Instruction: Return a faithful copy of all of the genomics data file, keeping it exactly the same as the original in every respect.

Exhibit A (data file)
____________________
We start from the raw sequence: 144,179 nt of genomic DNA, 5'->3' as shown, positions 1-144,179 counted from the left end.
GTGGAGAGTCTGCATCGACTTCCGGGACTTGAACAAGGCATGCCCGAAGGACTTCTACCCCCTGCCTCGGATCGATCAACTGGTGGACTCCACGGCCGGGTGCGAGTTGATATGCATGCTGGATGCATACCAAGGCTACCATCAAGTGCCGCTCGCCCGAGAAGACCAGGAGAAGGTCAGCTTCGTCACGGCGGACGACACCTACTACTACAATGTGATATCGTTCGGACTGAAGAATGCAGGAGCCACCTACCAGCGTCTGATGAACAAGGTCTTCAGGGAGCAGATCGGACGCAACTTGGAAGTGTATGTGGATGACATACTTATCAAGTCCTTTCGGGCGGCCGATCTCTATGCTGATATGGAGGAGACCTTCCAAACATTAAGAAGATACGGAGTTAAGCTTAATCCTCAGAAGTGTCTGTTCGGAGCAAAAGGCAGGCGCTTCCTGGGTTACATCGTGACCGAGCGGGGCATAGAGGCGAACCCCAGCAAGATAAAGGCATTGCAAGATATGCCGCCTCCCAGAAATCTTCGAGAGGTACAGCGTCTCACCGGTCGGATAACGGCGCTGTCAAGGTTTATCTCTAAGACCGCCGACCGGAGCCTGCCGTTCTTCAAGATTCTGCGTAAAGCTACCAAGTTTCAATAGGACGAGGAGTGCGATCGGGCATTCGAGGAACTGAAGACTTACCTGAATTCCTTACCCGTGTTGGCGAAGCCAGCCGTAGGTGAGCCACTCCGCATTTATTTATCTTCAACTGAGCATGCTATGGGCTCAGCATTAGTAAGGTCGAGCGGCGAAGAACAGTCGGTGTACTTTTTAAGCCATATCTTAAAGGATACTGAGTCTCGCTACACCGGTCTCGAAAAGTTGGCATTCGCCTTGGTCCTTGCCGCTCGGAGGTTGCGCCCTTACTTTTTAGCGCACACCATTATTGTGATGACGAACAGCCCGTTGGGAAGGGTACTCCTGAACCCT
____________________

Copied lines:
We start from the raw sequence: 144,179 nt of genomic DNA, 5'->3' as shown, positions 1-144,179 counted from the left end.
GTGGAGAGTCTGCATCGACTTCCGGGACTTGAACAAGGCATGCCCGAAGGACTTCTACCCCCTGCCTCGGATCGATCAACTGGTGGACTCCACGGCCGGGTGCGAGTTGATATGCATGCTGGATGCATACCAAGGCTACCATCAAGTGCCGCTCGCCCGAGAAGACCAGGAGAAGGTCAGCTTCGTCACGGCGGACGACACCTACTACTACAATGTGATATCGTTCGGACTGAAGAATGCAGGAGCCACCTACCAGCGTCTGATGAACAAGGTCTTCAGGGAGCAGATCGGACGCAACTTGGAAGTGTATGTGGATGACATACTTATCAAGTCCTTTCGGGCGGCCGATCTCTATGCTGATATGGAGGAGACCTTCCAAACATTAAGAAGATACGGAGTTAAGCTTAATCCTCAGAAGTGTCTGTTCGGAGCAAAAGGCAGGCGCTTCCTGGGTTACATCGTGACCGAGCGGGGCATAGAGGCGAACCCCAGCAAGATAAAGGCATTGCAAGATATGCCGCCTCCCAGAAATCTTCGAGAGGTACAGCGTCTCACCGGTCGGATAACGGCGCTGTCAAGGTTTATCTCTAAGACCGCCGACCGGAGCCTGCCGTTCTTCAAGATTCTGCGTAAAGCTACCAAGTTTCAATAGGACGAGGAGTGCGATCGGGCATTCGAGGAACTGAAGACTTACCTGAATTCCTTACCCGTGTTGGCGAAGCCAGCCGTAGGTGAGCCACTCCGCATTTATTTATCTTCAACTGAGCATGCTATGGGCTCAGCATTAGTAAGGTCGAGCGGCGAAGAACAGTCGGTGTACTTTTTAAGCCATATCTTAAAGGATACTGAGTCTCGCTACACCGGTCTCGAAAAGTTGGCATTCGCCTTGGTCCTTGCCGCTCGGAGGTTGCGCCCTTACTTTTTAGCGCACACCATTATTGTGATGACGAACAGCCCGTTGGGAAGGGTACTCCTGAACCCT